The thought of using those magical beans for anything other than caffeinating yourself on a Monday morning might be hard for some hardcore coffee drinkers to grasp, but bear with me here. If you've ever done any perfume shopping, you've probably seen that little container of coffee left out on the shelf to rescue your sinuses. Well, it's there to clear your palate — so to speak — after sniffing Eau de Moth Balls and Magnolia. The same technique works wonders in your shoes. After you've made yourself a cup of coffee, take two coffee filters and fill them with coffee grounds. Using string, ribbon, a rubber band or whatever else you have lying around, tie it up and put each little coffee pack in your shoes for a day or two. Just like at the perfume counter, the coffee will help freshen up your footwear.
4. Stick Your Shoes In The Freezer
Don't freak out. I know the thought of putting shoes — especially stinky shoes — anywhere near your frozen pizza supply seems kind of crazy, but this is actually a really good option to use as a quick shock treatment if the only thing you have around the house is some extra space in your freezer. Shove your shoes in there for a few hours or overnight to minimize any odors. But please, put your shoes in a grocery bag or freezer bag before putting them anywhere near your frozen veggies.
5. Embrace The Power Of Fresh n' Soft Dryer Sheets
Dryer sheets are the most underrated household item. Besides
making you want to nap in your clean laundry pile, dryer sheets get rid of
deodorant stains on your clothes and de-frizz your hair when you’re running out
of the house in a rush. These miracle sheets can also do wonders for your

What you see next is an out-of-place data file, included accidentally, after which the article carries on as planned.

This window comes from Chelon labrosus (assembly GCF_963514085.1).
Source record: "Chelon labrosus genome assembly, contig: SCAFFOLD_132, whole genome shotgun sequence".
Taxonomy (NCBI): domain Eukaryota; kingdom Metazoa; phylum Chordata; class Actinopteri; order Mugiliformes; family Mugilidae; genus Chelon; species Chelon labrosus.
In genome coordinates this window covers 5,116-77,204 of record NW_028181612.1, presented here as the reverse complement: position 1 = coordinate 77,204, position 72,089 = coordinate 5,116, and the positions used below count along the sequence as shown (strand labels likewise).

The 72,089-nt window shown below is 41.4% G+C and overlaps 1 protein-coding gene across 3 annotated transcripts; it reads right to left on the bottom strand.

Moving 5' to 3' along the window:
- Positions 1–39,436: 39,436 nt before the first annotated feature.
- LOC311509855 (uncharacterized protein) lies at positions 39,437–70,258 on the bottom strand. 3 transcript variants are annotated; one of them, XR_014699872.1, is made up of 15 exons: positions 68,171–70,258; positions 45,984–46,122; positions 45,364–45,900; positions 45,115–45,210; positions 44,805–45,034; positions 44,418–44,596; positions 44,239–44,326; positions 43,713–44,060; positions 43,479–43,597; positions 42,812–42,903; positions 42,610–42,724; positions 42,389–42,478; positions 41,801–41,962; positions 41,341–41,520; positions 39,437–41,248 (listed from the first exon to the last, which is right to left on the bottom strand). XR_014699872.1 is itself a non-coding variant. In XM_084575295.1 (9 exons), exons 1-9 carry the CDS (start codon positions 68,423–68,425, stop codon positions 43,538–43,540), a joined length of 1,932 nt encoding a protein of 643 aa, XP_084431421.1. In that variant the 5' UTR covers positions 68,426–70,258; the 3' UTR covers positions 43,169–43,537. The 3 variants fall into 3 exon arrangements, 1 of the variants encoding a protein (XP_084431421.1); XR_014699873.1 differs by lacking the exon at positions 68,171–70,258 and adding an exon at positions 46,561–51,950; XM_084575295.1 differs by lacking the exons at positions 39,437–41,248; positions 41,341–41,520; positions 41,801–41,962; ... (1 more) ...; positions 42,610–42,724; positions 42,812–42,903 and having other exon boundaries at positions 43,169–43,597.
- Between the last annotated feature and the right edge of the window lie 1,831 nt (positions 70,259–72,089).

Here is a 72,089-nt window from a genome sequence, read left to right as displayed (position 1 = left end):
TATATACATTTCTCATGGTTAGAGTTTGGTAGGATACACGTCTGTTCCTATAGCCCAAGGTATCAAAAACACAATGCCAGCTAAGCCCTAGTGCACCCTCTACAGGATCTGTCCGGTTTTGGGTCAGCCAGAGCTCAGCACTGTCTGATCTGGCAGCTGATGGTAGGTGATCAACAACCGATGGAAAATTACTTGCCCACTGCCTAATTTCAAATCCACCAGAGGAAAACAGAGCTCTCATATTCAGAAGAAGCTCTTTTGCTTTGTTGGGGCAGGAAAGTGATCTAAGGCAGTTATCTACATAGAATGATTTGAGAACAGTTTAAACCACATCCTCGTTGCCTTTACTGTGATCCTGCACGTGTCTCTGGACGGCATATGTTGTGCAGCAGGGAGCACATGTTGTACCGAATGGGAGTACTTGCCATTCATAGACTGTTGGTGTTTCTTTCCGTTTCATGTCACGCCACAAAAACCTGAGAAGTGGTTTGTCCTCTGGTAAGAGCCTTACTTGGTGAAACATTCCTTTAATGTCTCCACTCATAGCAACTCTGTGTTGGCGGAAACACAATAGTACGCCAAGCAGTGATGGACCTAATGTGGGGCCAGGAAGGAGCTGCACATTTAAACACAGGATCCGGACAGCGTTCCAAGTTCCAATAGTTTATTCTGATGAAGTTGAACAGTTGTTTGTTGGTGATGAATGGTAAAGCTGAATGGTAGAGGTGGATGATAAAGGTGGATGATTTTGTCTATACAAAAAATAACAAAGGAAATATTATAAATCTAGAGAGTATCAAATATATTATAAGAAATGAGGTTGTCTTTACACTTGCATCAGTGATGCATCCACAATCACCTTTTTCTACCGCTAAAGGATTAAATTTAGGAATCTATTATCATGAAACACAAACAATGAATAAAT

stinky shoes. Dryer sheets are amazing at neutralizing static and odors. After all, when was the last time your
clothes left the dryer smelling less than amazing? To get that same fresh
scent in your shoes, put a dryer sheet near the toe of each shoe, and let them hangout like that at
least overnight. When you’re ready to wear those flats again, they’ll smell as
amazing as your maxi dress.
6. Borrow Some Of Your Cat's Litter
Your cat might be ruining your beauty routine in many ways (many of which begin and end with clumps of cat hair on your clothes), but helping yourself to some of his or her litter to eliminate the smell in your shoes is one small way your beloved feline can pay it forward. If you've ever scooped a litter box, you know there are a lot of clumpy, stinky and generally gross things going in there, so even though litter might seem like an unlikely choice for your shoes, it makes a lot of sense. Take a scoop of clean litter and put it in the snipped end of an old pair of pantyhose. Make one of these for each shoe, and let it sit for 24-48 hours. If you suspect your cat has an evil vendetta, put this in a place where he or she can't get to them. There is no DIY solution for cat pee or poop in your shoes.
7. Make Your Own Deodorizer
So what if you're not into wasting your precious supply of cat litter, coffee or tea bags? Pinterest to the rescue. There are tons of different "recipes" out there for mixing your own shoe deodorizing spray. My personal favorite Stinky Shoe Spray requires an empty spray bottle and just two ingredients: vodka (an essential household item) and tea tree oil. The vodka helps kill the bacteria in your shoes while the tea tree oil — in addition to smelling a lot better that sweaty feet — is antibacterial and antifungal.
Images: Author's Own; Giphy